Concept: Geometry Basics


Fundamentals of Geometry

Point: It is an exact location. It is a fine dot which has neither length nor breadth nor thickness but has position i.e. it has no magnitude.

Line: A line is a set of all the points in one dimension. It can be extended in both the directions; hence, its length is infinite. A line does not have either width or thickness.

Intersecting lines: Two lines having a common point are called intersecting lines. The common point is known as the point of intersection.

Line Segment: The straight path joining two points A and B is called a line segment AB. It has end points and a definite length.

Ray: A line segment which can be extended in only one direction is called a ray.

Concurrent lines: If two or more lines intersect at the same point, then they are known as concurrent lines.

Plane: A plane is set of all the points in two dimensions. It does not have any thickness but is indefinitely extended in all directions.


Angles: when two straight lines meet at a point they form an angle.


In the figure above, the angle is represented as ∠AOB. OA and OB are the arms of ∠AOB. Point O is the vertex of ∠AOB. The amount of turning from one arm (OA) to other (OB) is called the measure of the angle (AOB).

Right angle: An angle whose measure is 90° is called a right angle.


Acute angle: An angle whose measure is less than one right angle (i.e. less than 90°), is called an acute angle.


Obtuse angle: An angle whose measure is more than one right angle and less than two right angles (i.e. less than 180° and more than 90°) is called an obtuse angle.


Straight angle: An angle that measure exactly 180° is called a straight angle. The angle shown in the figure below is a straight angle.


Reflex angles: An angle whose measure is more than 180° and less than 360° is called a reflex angle.


Complementary angles: If the sum of the two angles is one right angle (i.e. 90°), they are called complementary angles. Therefore, the complement of an angle θ is equal to 90° - θ.


Supplementary angles: Two angles are said to be supplementary, if the sum of their measures is 180°. Therefore, supplement of an angle θ is 180° - θ.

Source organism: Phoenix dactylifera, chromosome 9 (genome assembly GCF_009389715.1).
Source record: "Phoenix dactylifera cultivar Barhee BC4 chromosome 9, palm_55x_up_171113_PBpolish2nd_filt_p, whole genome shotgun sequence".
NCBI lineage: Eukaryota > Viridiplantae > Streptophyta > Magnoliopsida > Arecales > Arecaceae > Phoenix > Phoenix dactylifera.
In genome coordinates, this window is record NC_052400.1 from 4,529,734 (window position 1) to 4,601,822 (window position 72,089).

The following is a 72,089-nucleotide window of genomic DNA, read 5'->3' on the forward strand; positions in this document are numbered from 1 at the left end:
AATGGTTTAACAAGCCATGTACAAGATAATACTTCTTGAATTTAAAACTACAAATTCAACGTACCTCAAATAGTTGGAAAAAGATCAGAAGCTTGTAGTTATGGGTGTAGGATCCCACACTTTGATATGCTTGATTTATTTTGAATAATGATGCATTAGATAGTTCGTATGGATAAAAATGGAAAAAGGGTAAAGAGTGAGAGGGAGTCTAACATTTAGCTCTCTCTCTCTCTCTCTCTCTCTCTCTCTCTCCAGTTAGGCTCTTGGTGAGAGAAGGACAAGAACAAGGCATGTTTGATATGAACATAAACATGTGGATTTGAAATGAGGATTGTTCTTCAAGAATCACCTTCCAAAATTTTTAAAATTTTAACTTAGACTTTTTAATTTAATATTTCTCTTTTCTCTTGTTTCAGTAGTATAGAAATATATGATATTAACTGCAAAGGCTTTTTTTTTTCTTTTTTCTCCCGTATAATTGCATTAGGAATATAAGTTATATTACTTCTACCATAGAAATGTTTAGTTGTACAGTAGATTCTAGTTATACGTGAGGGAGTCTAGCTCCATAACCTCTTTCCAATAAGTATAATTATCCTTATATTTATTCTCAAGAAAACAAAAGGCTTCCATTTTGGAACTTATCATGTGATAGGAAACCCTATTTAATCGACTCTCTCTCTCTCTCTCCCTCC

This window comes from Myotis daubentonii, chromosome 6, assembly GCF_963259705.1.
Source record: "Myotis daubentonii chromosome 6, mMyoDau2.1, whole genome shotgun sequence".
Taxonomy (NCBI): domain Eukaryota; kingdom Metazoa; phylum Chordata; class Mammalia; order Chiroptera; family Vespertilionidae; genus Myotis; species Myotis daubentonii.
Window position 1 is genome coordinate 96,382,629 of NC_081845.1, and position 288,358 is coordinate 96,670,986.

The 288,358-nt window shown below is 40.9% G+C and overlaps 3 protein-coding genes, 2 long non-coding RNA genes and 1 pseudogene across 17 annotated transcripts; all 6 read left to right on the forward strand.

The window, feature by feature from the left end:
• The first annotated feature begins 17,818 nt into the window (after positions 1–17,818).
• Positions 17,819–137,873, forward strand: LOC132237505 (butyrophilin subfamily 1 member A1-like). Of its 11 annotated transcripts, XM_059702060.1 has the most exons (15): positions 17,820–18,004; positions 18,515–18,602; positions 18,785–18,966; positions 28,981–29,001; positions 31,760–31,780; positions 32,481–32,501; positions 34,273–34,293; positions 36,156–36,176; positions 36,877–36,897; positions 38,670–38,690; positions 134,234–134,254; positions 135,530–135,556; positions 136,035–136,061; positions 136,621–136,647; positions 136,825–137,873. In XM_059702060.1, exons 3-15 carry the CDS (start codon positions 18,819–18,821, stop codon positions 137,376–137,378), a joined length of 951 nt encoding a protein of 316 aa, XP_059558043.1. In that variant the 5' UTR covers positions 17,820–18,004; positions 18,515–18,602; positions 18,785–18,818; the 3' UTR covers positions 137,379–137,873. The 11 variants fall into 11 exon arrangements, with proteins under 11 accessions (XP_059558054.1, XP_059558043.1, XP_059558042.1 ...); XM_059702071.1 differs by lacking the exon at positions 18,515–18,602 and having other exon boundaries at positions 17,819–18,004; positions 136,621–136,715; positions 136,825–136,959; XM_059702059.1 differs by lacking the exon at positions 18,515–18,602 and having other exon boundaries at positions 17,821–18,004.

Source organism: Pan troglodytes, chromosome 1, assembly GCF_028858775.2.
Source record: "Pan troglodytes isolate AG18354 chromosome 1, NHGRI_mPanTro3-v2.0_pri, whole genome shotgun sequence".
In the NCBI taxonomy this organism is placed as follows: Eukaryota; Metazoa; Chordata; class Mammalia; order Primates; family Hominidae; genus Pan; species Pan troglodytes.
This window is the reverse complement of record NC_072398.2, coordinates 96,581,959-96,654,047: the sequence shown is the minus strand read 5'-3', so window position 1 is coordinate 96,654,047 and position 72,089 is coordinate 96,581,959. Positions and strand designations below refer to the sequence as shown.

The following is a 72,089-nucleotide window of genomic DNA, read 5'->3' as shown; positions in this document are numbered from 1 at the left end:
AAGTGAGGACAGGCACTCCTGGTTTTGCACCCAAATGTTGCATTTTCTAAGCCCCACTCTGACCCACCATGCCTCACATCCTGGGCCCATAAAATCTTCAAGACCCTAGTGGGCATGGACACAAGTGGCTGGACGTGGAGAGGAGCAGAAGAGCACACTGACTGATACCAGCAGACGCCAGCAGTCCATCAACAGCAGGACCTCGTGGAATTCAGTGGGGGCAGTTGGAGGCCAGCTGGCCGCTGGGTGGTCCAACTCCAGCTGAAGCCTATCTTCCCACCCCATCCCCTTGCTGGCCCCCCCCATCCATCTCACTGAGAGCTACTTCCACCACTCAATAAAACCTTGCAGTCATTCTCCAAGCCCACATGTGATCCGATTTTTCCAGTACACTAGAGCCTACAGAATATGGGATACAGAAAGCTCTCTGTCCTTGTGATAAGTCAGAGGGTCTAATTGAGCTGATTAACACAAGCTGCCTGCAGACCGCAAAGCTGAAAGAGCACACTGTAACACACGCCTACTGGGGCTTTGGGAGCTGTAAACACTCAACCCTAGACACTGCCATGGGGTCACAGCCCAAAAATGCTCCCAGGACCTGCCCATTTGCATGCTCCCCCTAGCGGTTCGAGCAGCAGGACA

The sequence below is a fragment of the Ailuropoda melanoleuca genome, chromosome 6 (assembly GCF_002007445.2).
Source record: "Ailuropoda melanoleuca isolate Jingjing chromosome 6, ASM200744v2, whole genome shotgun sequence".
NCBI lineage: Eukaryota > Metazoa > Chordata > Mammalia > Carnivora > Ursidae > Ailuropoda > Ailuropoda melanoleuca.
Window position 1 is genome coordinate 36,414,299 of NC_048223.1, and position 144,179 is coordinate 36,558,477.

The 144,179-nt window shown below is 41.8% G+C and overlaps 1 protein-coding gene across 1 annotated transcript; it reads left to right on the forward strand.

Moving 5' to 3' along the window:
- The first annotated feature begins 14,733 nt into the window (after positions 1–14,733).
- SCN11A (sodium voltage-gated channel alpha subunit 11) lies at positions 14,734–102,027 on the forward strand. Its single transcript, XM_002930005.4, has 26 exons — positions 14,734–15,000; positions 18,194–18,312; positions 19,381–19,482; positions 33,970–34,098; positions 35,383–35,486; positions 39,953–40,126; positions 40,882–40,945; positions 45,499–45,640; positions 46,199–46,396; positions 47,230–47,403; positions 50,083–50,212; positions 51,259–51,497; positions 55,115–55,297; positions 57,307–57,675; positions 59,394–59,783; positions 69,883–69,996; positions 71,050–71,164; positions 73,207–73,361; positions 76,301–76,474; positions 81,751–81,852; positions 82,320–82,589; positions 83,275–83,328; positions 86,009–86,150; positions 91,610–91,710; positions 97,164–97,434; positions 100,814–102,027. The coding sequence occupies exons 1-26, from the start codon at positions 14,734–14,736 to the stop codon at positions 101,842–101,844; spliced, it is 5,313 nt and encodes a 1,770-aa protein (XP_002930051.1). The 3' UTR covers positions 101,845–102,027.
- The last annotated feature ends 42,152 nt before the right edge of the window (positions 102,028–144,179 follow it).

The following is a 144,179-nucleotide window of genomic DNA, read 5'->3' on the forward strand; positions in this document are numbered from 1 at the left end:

Bisector of an angle: If a ray or a straight line passing through the vertex of that angle, divides the angle into two angles of equal measurement, then that line is known as the bisector of that angle.


A point on an angle bisector is equidistant from both the arms.


In the figure above, Q and R are the feet of perpendiculars drawn from P to OB and OA. It follows that PQ = PR.

Vertically opposite angles: When two straight lines intersect each other at a point, the pairs of opposite angles so formed are called vertically opposite angles.

In the above figure, ∠1 and ∠3, ∠2 and ∠4 are vertically oppostie angles.

Vertically opposite angles are always equal.


Adjacent angle: When two angles share a common side and a common vertex, we get two adjacent angles. For two angles to be adjacent, no angles should be inside the other.


If the sum of two adjacent angles is 180° then these angles form a linear pair.

Angles making a linear pair are supplementary to each other.

Perpendicular lines: Two lines intersecting each other at 90° are said to be perpendicular to each other.


Parallel lines: Two lines are parallel if they are coplanar and they do not intersect each other even if they are extended on either side.


Two lines in the same plane that are perpendicular to a given line are parallel to each other.


Line segment bisector: A line segment bisector which makes an angle of 90° with the given segment is known as the perpendicular bisector for the given segment.


Any point of the perpendicular bisector is at an equal distance from both the ends of the given line segment.


Here, PA = PB

Distance of a point from a line means the length of the perpendicular drawn from the point to the line. It is the shortest distance of the point from the line.


Distance between L1 and point P is PX.

Distance between two parallel lines is the perpendicular distance between them.


Distance between L1 and L2 is XY.

Distance between two coplanar but non-parallel lines is always zero, because these lines intersect each other at some point.

Transversal: A transversal is a line that intersects (or cuts) two or more coplanar lines at distinct points.


In the above, figure, a transversal t is intersecting two parallel lines, l and m, at A and B, respectively.

Angles formed by a transversal of two parallel lines:


In the above figure, L1 and L2 are two parallel lines intersected by a transversal. The following properties of the angles can be observed: